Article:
Deflating the potential for grade inflation
And you know what? Based on the way the system has been managed to this point, that’s exactly what would happen. In fact, it’s already happening: this article, for example, highlights the widening gap between reported grades and NAEP scores, while this one showcases the gap between reported grades and performance on state tests.
But it doesn’t have to be that way; in fact, one simple change has the potential to flip the entire dynamic to make the most challenging schools the most desirable.
That change is independent assessment.
In the current, grade-based system, there’s no independent verification of learning: the person who teaches is the same person who assigns grades. And, since assessment is subjective - there’s no external evidence of achievement – it’s easy to game the system. There’s no way for anyone outside the classroom to know what kind of learning went on. If you got a high grade, was it because you excelled in a rigorous class, because you stayed awake in an extremely easy class, because the teacher liked you and gave you those mysterious “extra points for effort,” or because the teacher grades on a scale, and you were the best of the worst? There’s no way to know – and that opens the door wide open for demands for undeserved higher grades.
And of course we have to give a hat tip to the administrators who override those teachers who are trying to maintain standards. While I’ve not seen hard data, there are innumerable anecdotal stories about this (see here for a particularly compelling story).
Of course, it’s not like this outside the classroom. Where there is independent assessment of some sort, the equation changes from “give me the best grade” to “teach me to excel” – a profound difference.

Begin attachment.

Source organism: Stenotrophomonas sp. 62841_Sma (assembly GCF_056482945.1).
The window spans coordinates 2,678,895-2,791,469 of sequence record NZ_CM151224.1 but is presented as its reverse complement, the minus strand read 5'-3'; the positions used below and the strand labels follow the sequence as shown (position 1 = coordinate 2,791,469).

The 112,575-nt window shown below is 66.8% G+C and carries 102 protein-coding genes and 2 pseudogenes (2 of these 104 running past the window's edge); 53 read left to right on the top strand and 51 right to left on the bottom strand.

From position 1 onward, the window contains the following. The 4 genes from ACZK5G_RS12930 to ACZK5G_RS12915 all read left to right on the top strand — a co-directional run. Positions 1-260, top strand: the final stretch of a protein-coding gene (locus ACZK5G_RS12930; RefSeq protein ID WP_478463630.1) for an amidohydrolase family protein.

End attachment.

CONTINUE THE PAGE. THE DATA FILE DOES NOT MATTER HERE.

The football team isn’t judged by the coach; it’s judged by its performance against other teams, and therefore the players and their supporters want preparation to be as rigorous as possible. The dance teacher isn’t the sole judge of a student’s progress – they hold performances so others can see how well students are doing, giving teachers and students an incentive to prepare. And karate students aren’t evaluated by their sensei – they participate in competitions and demonstrations to work for new belts, an independent evaluation that forces them to strive to meet a predetermined standard.
And so it can be in formal education. If we build an external measurement model that’s respected, allows for comparison across schools and states, and that has some weight (such as being a graduation requirement, and offering comparative scores that are looked at by colleges for admissions purposes), it won’t be possible to game the system. I don’t care if it’s a national test or an independent review panel, as long as the evaluator is an independent entity and the standards and assessment method are known, objective, and uniform.
At that point, since evaluation is out of the hands of the instructor, the conversation will have to change from “give me an A” to “help me become capable of getting an A.” And I believe that simple change in dynamic would revolutionize public education as we know it.